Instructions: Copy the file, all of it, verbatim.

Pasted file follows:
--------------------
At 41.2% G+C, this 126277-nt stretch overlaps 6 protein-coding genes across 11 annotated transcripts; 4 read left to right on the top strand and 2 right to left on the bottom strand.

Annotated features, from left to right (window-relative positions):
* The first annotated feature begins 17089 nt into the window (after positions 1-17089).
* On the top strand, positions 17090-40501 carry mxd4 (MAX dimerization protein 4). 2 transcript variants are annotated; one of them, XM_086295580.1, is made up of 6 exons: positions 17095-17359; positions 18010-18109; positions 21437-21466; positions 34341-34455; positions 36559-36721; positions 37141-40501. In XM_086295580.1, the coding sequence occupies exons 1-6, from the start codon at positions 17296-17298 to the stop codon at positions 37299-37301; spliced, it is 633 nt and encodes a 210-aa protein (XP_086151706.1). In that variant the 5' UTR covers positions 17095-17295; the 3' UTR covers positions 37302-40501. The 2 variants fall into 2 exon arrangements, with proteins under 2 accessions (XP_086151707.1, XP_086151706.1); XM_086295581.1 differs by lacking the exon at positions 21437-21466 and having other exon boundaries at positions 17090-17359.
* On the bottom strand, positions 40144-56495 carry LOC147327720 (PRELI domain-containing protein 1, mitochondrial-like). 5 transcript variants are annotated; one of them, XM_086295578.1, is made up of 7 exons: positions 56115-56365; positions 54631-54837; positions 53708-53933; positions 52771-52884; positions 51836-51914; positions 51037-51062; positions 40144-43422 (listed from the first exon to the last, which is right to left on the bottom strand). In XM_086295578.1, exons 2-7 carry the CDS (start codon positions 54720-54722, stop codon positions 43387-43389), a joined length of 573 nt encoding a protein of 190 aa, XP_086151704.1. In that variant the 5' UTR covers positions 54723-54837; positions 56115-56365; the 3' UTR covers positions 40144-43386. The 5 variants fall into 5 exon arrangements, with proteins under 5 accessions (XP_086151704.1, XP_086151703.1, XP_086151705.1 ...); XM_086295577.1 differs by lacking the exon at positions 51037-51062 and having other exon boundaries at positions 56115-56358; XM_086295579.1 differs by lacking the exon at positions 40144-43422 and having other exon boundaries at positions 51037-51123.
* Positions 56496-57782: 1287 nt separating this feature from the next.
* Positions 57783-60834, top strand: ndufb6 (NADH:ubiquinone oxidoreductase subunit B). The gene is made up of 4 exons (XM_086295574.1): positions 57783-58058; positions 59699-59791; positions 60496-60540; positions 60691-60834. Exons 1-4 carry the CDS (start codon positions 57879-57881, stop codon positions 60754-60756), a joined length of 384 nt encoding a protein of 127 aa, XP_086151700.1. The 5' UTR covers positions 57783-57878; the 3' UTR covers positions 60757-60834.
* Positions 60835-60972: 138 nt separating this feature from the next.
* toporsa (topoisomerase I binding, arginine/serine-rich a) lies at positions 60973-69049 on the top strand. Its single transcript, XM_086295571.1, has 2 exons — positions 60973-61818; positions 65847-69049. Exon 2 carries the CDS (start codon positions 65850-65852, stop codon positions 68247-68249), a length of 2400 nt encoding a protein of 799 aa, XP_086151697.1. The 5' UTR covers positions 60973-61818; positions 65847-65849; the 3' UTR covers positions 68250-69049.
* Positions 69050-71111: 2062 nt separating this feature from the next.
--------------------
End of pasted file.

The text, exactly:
At 41.2% G+C, this 126277-nt stretch overlaps 6 protein-coding genes across 11 annotated transcripts; 4 read left to right on the top strand and 2 right to left on the bottom strand.

Annotated features, from left to right (window-relative positions):
* The first annotated feature begins 17089 nt into the window (after positions 1-17089).
* On the top strand, positions 17090-40501 carry mxd4 (MAX dimerization protein 4). 2 transcript variants are annotated; one of them, XM_086295580.1, is made up of 6 exons: positions 17095-17359; positions 18010-18109; positions 21437-21466; positions 34341-34455; positions 36559-36721; positions 37141-40501. In XM_086295580.1, the coding sequence occupies exons 1-6, from the start codon at positions 17296-17298 to the stop codon at positions 37299-37301; spliced, it is 633 nt and encodes a 210-aa protein (XP_086151706.1). In that variant the 5' UTR covers positions 17095-17295; the 3' UTR covers positions 37302-40501. The 2 variants fall into 2 exon arrangements, with proteins under 2 accessions (XP_086151707.1, XP_086151706.1); XM_086295581.1 differs by lacking the exon at positions 21437-21466 and having other exon boundaries at positions 17090-17359.
* On the bottom strand, positions 40144-56495 carry LOC147327720 (PRELI domain-containing protein 1, mitochondrial-like). 5 transcript variants are annotated; one of them, XM_086295578.1, is made up of 7 exons: positions 56115-56365; positions 54631-54837; positions 53708-53933; positions 52771-52884; positions 51836-51914; positions 51037-51062; positions 40144-43422 (listed from the first exon to the last, which is right to left on the bottom strand). In XM_086295578.1, exons 2-7 carry the CDS (start codon positions 54720-54722, stop codon positions 43387-43389), a joined length of 573 nt encoding a protein of 190 aa, XP_086151704.1. In that variant the 5' UTR covers positions 54723-54837; positions 56115-56365; the 3' UTR covers positions 40144-43386. The 5 variants fall into 5 exon arrangements, with proteins under 5 accessions (XP_086151704.1, XP_086151703.1, XP_086151705.1 ...); XM_086295577.1 differs by lacking the exon at positions 51037-51062 and having other exon boundaries at positions 56115-56358; XM_086295579.1 differs by lacking the exon at positions 40144-43422 and having other exon boundaries at positions 51037-51123.
* Positions 56496-57782: 1287 nt separating this feature from the next.
* Positions 57783-60834, top strand: ndufb6 (NADH:ubiquinone oxidoreductase subunit B). The gene is made up of 4 exons (XM_086295574.1): positions 57783-58058; positions 59699-59791; positions 60496-60540; positions 60691-60834. Exons 1-4 carry the CDS (start codon positions 57879-57881, stop codon positions 60754-60756), a joined length of 384 nt encoding a protein of 127 aa, XP_086151700.1. The 5' UTR covers positions 57783-57878; the 3' UTR covers positions 60757-60834.
* Positions 60835-60972: 138 nt separating this feature from the next.
* toporsa (topoisomerase I binding, arginine/serine-rich a) lies at positions 60973-69049 on the top strand. Its single transcript, XM_086295571.1, has 2 exons — positions 60973-61818; positions 65847-69049. Exon 2 carries the CDS (start codon positions 65850-65852, stop codon positions 68247-68249), a length of 2400 nt encoding a protein of 799 aa, XP_086151697.1. The 5' UTR covers positions 60973-61818; positions 65847-65849; the 3' UTR covers positions 68250-69049.
* Positions 69050-71111: 2062 nt separating this feature from the next.